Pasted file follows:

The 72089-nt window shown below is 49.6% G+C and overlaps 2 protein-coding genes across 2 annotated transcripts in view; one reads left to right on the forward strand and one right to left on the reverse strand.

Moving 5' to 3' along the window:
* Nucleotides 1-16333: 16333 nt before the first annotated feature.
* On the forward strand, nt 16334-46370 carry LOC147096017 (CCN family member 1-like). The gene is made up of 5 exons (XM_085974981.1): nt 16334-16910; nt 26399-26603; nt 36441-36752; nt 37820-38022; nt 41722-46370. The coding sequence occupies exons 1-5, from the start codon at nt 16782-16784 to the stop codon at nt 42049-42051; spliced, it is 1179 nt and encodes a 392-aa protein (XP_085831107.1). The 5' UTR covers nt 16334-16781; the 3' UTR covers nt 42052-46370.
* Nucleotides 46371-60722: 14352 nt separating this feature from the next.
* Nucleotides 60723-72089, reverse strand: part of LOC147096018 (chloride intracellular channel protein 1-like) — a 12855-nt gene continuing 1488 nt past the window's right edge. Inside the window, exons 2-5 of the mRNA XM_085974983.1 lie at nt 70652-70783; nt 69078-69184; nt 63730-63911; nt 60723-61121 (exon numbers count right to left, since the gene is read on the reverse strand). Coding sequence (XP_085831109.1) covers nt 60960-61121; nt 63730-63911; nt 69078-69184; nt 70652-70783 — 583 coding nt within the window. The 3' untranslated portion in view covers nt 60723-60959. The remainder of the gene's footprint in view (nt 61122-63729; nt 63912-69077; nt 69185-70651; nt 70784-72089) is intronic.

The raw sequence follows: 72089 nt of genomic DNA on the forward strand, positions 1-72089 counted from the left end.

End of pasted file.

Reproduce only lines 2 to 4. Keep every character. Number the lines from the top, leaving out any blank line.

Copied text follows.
Moving 5' to 3' along the window:
* Nucleotides 1-16333: 16333 nt before the first annotated feature.
* On the forward strand, nt 16334-46370 carry LOC147096017 (CCN family member 1-like). The gene is made up of 5 exons (XM_085974981.1): nt 16334-16910; nt 26399-26603; nt 36441-36752; nt 37820-38022; nt 41722-46370. The coding sequence occupies exons 1-5, from the start codon at nt 16782-16784 to the stop codon at nt 42049-42051; spliced, it is 1179 nt and encodes a 392-aa protein (XP_085831107.1). The 5' UTR covers nt 16334-16781; the 3' UTR covers nt 42052-46370.